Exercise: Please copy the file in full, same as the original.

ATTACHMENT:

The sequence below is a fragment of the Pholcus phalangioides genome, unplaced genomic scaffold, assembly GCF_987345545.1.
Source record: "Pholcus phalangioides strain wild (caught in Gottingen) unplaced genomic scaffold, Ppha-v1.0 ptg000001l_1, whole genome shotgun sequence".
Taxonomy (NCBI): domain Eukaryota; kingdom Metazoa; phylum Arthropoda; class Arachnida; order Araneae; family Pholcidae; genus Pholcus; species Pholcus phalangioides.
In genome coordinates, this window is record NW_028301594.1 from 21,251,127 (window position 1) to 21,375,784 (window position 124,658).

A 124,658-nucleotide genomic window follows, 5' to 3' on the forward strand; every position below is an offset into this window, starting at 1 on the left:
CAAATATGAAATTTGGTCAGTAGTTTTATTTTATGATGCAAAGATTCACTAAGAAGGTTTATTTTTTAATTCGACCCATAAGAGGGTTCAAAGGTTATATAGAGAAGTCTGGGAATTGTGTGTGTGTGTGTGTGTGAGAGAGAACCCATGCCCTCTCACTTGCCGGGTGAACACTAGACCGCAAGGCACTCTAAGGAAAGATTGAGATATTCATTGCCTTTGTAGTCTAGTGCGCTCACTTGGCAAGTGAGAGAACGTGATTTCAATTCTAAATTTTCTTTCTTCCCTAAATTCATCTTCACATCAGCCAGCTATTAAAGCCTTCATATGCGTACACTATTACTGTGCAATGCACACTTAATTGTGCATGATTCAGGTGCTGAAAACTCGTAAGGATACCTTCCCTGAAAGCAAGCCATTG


The sequence below is a fragment of the Pholcus phalangioides genome, unplaced genomic scaffold, assembly GCF_987345545.1.
Source record: "Pholcus phalangioides strain wild (caught in Gottingen) unplaced genomic scaffold, Ppha-v1.0 ptg000001l_1, whole genome shotgun sequence".
Taxonomy (NCBI): domain Eukaryota; kingdom Metazoa; phylum Arthropoda; class Arachnida; order Araneae; family Pholcidae; genus Pholcus; species Pholcus phalangioides.
In genome coordinates, this window is record NW_028301594.1 from 21,251,127 (window position 1) to 21,375,784 (window position 124,658).

A 124,658-nucleotide genomic window follows, 5' to 3' on the forward strand; every position below is an offset into this window, starting at 1 on the left:
CAAATATGAAATTTGGTCAGTAGTTTTATTTTATGATGCAAAGATTCACTAAGAAGGTTTATTTTTTAATTCGACCCATAAGAGGGTTCAAAGGTTATATAGAGAAGTCTGGGAATTGTGTGTGTGTGTGTGTGTGAGAGAGAACCCATGCCCTCTCACTTGCCGGGTGAACACTAGACCGCAAGGCACTCTAAGGAAAGATTGAGATATTCATTGCCTTTGTAGTCTAGTGCGCTCACTTGGCAAGTGAGAGAACGTGATTTCAATTCTAAATTTTCTTTCTTCCCTAAATTCATCTTCACATCAGCCAGCTATTAAAGCCTTCATATGCGTACACTATTACTGTGCAATGCACACTTAATTGTGCATGATTCAGGTGCTGAAAACTCGTAAGGATACCTTCCCTGAAAGCAAGCCATTG